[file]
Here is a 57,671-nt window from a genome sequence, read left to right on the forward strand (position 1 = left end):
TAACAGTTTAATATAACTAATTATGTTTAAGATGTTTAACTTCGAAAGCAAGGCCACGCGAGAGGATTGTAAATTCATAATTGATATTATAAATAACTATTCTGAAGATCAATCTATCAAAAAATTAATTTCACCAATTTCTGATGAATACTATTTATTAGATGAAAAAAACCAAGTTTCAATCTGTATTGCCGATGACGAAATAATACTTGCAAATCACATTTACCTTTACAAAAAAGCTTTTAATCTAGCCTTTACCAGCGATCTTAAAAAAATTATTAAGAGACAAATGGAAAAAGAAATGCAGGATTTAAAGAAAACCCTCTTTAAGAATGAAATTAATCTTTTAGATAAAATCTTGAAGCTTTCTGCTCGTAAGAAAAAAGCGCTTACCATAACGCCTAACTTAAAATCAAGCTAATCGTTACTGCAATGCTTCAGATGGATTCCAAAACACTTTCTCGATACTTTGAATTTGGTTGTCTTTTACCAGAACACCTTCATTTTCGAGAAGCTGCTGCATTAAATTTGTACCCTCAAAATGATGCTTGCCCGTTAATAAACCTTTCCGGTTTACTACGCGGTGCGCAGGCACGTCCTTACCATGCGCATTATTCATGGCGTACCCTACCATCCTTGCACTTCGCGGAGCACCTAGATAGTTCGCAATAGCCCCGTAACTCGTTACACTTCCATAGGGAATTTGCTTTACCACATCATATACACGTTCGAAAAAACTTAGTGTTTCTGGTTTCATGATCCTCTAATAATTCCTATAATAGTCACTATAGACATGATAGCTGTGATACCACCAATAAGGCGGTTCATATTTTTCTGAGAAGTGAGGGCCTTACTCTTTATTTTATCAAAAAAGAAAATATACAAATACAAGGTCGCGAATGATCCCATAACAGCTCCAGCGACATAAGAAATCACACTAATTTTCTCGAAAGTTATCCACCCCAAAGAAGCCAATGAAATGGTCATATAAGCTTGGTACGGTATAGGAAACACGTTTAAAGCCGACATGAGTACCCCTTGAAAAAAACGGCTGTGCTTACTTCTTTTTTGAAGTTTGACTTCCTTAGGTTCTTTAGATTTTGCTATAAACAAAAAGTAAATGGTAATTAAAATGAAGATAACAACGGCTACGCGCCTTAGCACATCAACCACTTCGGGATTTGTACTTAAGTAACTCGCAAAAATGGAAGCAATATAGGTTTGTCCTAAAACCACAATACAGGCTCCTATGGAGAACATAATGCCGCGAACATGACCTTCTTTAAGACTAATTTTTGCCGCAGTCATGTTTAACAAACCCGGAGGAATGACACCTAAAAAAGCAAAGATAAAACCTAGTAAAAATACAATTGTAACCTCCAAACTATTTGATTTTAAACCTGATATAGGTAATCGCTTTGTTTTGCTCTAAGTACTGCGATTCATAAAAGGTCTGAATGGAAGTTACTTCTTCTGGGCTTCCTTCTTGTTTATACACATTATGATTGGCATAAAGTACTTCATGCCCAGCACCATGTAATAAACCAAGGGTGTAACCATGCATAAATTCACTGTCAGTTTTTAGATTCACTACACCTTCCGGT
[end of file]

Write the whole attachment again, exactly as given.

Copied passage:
Here is a 57,671-nt window from a genome sequence, read left to right on the forward strand (position 1 = left end):
TAACAGTTTAATATAACTAATTATGTTTAAGATGTTTAACTTCGAAAGCAAGGCCACGCGAGAGGATTGTAAATTCATAATTGATATTATAAATAACTATTCTGAAGATCAATCTATCAAAAAATTAATTTCACCAATTTCTGATGAATACTATTTATTAGATGAAAAAAACCAAGTTTCAATCTGTATTGCCGATGACGAAATAATACTTGCAAATCACATTTACCTTTACAAAAAAGCTTTTAATCTAGCCTTTACCAGCGATCTTAAAAAAATTATTAAGAGACAAATGGAAAAAGAAATGCAGGATTTAAAGAAAACCCTCTTTAAGAATGAAATTAATCTTTTAGATAAAATCTTGAAGCTTTCTGCTCGTAAGAAAAAAGCGCTTACCATAACGCCTAACTTAAAATCAAGCTAATCGTTACTGCAATGCTTCAGATGGATTCCAAAACACTTTCTCGATACTTTGAATTTGGTTGTCTTTTACCAGAACACCTTCATTTTCGAGAAGCTGCTGCATTAAATTTGTACCCTCAAAATGATGCTTGCCCGTTAATAAACCTTTCCGGTTTACTACGCGGTGCGCAGGCACGTCCTTACCATGCGCATTATTCATGGCGTACCCTACCATCCTTGCACTTCGCGGAGCACCTAGATAGTTCGCAATAGCCCCGTAACTCGTTACACTTCCATAGGGAATTTGCTTTACCACATCATATACACGTTCGAAAAAACTTAGTGTTTCTGGTTTCATGATCCTCTAATAATTCCTATAATAGTCACTATAGACATGATAGCTGTGATACCACCAATAAGGCGGTTCATATTTTTCTGAGAAGTGAGGGCCTTACTCTTTATTTTATCAAAAAAGAAAATATACAAATACAAGGTCGCGAATGATCCCATAACAGCTCCAGCGACATAAGAAATCACACTAATTTTCTCGAAAGTTATCCACCCCAAAGAAGCCAATGAAATGGTCATATAAGCTTGGTACGGTATAGGAAACACGTTTAAAGCCGACATGAGTACCCCTTGAAAAAAACGGCTGTGCTTACTTCTTTTTTGAAGTTTGACTTCCTTAGGTTCTTTAGATTTTGCTATAAACAAAAAGTAAATGGTAATTAAAATGAAGATAACAACGGCTACGCGCCTTAGCACATCAACCACTTCGGGATTTGTACTTAAGTAACTCGCAAAAATGGAAGCAATATAGGTTTGTCCTAAAACCACAATACAGGCTCCTATGGAGAACATAATGCCGCGAACATGACCTTCTTTAAGACTAATTTTTGCCGCAGTCATGTTTAACAAACCCGGAGGAATGACACCTAAAAAAGCAAAGATAAAACCTAGTAAAAATACAATTGTAACCTCCAAACTATTTGATTTTAAACCTGATATAGGTAATCGCTTTGTTTTGCTCTAAGTACTGCGATTCATAAAAGGTCTGAATGGAAGTTACTTCTTCTGGGCTTCCTTCTTGTTTATACACATTATGATTGGCATAAAGTACTTCATGCCCAGCACCATGTAATAAACCAAGGGTGTAACCATGCATAAATTCACTGTCAGTTTTTAGATTCACTACACCTTCCGGT